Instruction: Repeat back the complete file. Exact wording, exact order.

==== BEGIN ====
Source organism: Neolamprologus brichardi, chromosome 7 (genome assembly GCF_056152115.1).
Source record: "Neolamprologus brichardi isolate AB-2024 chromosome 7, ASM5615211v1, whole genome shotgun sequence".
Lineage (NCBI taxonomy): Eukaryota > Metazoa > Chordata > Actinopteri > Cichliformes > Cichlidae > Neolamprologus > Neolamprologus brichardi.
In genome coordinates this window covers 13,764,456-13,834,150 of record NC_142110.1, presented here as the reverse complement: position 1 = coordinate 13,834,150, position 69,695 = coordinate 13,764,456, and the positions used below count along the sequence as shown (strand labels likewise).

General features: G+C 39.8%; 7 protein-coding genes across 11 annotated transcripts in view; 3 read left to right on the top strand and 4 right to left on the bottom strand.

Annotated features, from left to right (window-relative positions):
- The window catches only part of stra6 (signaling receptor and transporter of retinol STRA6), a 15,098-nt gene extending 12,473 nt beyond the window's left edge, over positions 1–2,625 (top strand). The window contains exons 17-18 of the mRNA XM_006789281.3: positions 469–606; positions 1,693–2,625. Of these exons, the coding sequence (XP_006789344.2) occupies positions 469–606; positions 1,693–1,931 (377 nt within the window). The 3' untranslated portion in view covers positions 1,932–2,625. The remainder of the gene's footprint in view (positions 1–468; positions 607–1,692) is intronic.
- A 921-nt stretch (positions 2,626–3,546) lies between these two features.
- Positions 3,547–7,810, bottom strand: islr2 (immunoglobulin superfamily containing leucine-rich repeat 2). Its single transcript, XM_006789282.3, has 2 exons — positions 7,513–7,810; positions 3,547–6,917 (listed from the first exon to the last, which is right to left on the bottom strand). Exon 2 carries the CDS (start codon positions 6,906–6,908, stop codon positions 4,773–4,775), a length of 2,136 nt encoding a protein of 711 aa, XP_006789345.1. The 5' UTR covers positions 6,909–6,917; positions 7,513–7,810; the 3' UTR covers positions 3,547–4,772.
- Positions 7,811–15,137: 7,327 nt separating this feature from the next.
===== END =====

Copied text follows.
Source organism: Neolamprologus brichardi, chromosome 7 (genome assembly GCF_056152115.1).
Source record: "Neolamprologus brichardi isolate AB-2024 chromosome 7, ASM5615211v1, whole genome shotgun sequence".
Lineage (NCBI taxonomy): Eukaryota > Metazoa > Chordata > Actinopteri > Cichliformes > Cichlidae > Neolamprologus > Neolamprologus brichardi.
In genome coordinates this window covers 13,764,456-13,834,150 of record NC_142110.1, presented here as the reverse complement: position 1 = coordinate 13,834,150, position 69,695 = coordinate 13,764,456, and the positions used below count along the sequence as shown (strand labels likewise).

General features: G+C 39.8%; 7 protein-coding genes across 11 annotated transcripts in view; 3 read left to right on the top strand and 4 right to left on the bottom strand.

Annotated features, from left to right (window-relative positions):
- The window catches only part of stra6 (signaling receptor and transporter of retinol STRA6), a 15,098-nt gene extending 12,473 nt beyond the window's left edge, over positions 1–2,625 (top strand). The window contains exons 17-18 of the mRNA XM_006789281.3: positions 469–606; positions 1,693–2,625. Of these exons, the coding sequence (XP_006789344.2) occupies positions 469–606; positions 1,693–1,931 (377 nt within the window). The 3' untranslated portion in view covers positions 1,932–2,625. The remainder of the gene's footprint in view (positions 1–468; positions 607–1,692) is intronic.
- A 921-nt stretch (positions 2,626–3,546) lies between these two features.
- Positions 3,547–7,810, bottom strand: islr2 (immunoglobulin superfamily containing leucine-rich repeat 2). Its single transcript, XM_006789282.3, has 2 exons — positions 7,513–7,810; positions 3,547–6,917 (listed from the first exon to the last, which is right to left on the bottom strand). Exon 2 carries the CDS (start codon positions 6,906–6,908, stop codon positions 4,773–4,775), a length of 2,136 nt encoding a protein of 711 aa, XP_006789345.1. The 5' UTR covers positions 6,909–6,917; positions 7,513–7,810; the 3' UTR covers positions 3,547–4,772.
- Positions 7,811–15,137: 7,327 nt separating this feature from the next.